August 16, 2008 11:38 PM
Photo: © Crown Copyright
A small stone quarry to the north of tunnel quarry in Corsham which was converted and used as the underground headquarters of No. 10 Group Fighter Command and as a ROTOR training station, the site is now abandoned.
Corsham, Wiltshire, United Kingdom
Grid Reference: ST848695
This is Ministry of Defence property, all the entrances are within their fences and the quarry adjoins active MOD facilities.
Last Updated: July 20, 2017 10:15 AM
Browns Quarry History
© Crown Copyright Notice: This page includes images reproduced with the permission of the Controller of Her Majesty’s Stationery Office.
Browns Quarry is a small quarry to the north of Tunnel Quarry, although connected Browns Quarry has nothing to do with the ammunitions depot however it was constructed by the Royal Engineers at the same time. In 1940 it was converted, at great expense, into a secure underground Command Centre for No 10 Group, RAF Rudloe Manor.
Browns Quarry was one of the most challenging construction tasks undertaken at Corsham as the operations room called for two chambers, fifty feet square and forty-five feet high both with two mezzanine observation floors.
The walls of the operations room were finished in a special paint scheme consisting of greens and yellow, designed not to distract the operator. The control room centred around a plotting table, the controllers could monitor the progress of the enemy towards Britain from the two wooden mezzanine floors above.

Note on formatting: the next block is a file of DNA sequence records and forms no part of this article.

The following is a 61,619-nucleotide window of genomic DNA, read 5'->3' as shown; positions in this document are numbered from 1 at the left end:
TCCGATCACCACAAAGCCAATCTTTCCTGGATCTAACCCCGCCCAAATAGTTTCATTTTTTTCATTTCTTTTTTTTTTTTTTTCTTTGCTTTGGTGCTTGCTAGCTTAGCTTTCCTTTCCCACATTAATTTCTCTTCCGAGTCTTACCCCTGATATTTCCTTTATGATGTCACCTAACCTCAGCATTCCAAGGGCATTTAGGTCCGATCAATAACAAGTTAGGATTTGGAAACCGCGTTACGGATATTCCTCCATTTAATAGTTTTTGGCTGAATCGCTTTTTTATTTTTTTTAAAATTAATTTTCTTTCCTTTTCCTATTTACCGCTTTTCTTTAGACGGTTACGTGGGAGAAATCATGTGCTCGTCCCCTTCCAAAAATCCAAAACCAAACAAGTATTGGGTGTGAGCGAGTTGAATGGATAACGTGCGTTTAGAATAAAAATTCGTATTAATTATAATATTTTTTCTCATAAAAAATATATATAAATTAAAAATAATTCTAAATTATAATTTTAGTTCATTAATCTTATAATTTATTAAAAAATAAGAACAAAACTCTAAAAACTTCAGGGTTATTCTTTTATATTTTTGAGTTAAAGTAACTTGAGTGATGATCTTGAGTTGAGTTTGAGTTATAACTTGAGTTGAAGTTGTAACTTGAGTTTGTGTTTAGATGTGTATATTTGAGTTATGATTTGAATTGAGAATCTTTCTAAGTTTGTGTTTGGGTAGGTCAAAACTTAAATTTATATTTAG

The control room was responsible for nine fighter air fields in the West of England and Wales which were home to 19 squadrons using 113 aircraft. The group commander who sat in the gallery would scramble appropriate squadrons to intercept the enemy based on information given to him from fighter command headquarters at Bentley Priory in Stanmore, Middlesex.
In 1945 the room became a radar training centre and between 1951 and 1955 it was the Section Operations Centre for the United Kingdom Radar Air Defence System codenamed ROTOR but by late 1955 the control functions had been move elsewhere and the room was stripped of all of it's fittings.
Later in life the quarry became the Command Defence Communications Network (CDCN), a modern bunker which sits underneath the Skynet Drive where a modern building houses the hub of a hardened satellite communications network which primarily serves the UK armed forces but also to a range of other governments and organisations around the world.
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